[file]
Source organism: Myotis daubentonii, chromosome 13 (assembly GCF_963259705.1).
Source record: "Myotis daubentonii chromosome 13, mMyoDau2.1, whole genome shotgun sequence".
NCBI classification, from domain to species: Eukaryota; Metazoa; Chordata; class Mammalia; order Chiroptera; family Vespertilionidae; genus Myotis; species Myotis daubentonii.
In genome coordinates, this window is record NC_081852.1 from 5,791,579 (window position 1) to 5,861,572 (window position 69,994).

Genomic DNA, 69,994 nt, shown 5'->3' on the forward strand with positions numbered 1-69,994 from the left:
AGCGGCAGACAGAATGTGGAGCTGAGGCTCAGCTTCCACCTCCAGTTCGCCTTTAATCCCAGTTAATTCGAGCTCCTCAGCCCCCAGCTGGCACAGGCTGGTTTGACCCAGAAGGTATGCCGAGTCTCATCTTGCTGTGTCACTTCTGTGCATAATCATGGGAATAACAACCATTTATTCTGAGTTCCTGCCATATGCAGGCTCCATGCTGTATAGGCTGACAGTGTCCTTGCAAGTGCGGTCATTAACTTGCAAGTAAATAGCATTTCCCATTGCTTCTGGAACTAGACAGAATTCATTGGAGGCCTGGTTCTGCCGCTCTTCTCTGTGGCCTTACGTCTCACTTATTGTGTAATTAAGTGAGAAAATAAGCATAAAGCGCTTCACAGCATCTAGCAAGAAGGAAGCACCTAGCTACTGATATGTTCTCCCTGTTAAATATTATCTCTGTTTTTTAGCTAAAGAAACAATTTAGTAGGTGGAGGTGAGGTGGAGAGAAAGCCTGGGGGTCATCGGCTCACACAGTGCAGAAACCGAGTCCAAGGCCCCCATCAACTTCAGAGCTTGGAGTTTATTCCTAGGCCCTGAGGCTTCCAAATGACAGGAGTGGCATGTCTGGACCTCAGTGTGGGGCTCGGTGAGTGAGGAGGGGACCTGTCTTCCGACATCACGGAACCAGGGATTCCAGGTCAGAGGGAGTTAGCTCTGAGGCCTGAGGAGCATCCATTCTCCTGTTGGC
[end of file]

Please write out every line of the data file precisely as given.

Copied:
Source organism: Myotis daubentonii, chromosome 13 (assembly GCF_963259705.1).
Source record: "Myotis daubentonii chromosome 13, mMyoDau2.1, whole genome shotgun sequence".
NCBI classification, from domain to species: Eukaryota; Metazoa; Chordata; class Mammalia; order Chiroptera; family Vespertilionidae; genus Myotis; species Myotis daubentonii.
In genome coordinates, this window is record NC_081852.1 from 5,791,579 (window position 1) to 5,861,572 (window position 69,994).

Genomic DNA, 69,994 nt, shown 5'->3' on the forward strand with positions numbered 1-69,994 from the left:
AGCGGCAGACAGAATGTGGAGCTGAGGCTCAGCTTCCACCTCCAGTTCGCCTTTAATCCCAGTTAATTCGAGCTCCTCAGCCCCCAGCTGGCACAGGCTGGTTTGACCCAGAAGGTATGCCGAGTCTCATCTTGCTGTGTCACTTCTGTGCATAATCATGGGAATAACAACCATTTATTCTGAGTTCCTGCCATATGCAGGCTCCATGCTGTATAGGCTGACAGTGTCCTTGCAAGTGCGGTCATTAACTTGCAAGTAAATAGCATTTCCCATTGCTTCTGGAACTAGACAGAATTCATTGGAGGCCTGGTTCTGCCGCTCTTCTCTGTGGCCTTACGTCTCACTTATTGTGTAATTAAGTGAGAAAATAAGCATAAAGCGCTTCACAGCATCTAGCAAGAAGGAAGCACCTAGCTACTGATATGTTCTCCCTGTTAAATATTATCTCTGTTTTTTAGCTAAAGAAACAATTTAGTAGGTGGAGGTGAGGTGGAGAGAAAGCCTGGGGGTCATCGGCTCACACAGTGCAGAAACCGAGTCCAAGGCCCCCATCAACTTCAGAGCTTGGAGTTTATTCCTAGGCCCTGAGGCTTCCAAATGACAGGAGTGGCATGTCTGGACCTCAGTGTGGGGCTCGGTGAGTGAGGAGGGGACCTGTCTTCCGACATCACGGAACCAGGGATTCCAGGTCAGAGGGAGTTAGCTCTGAGGCCTGAGGAGCATCCATTCTCCTGTTGGC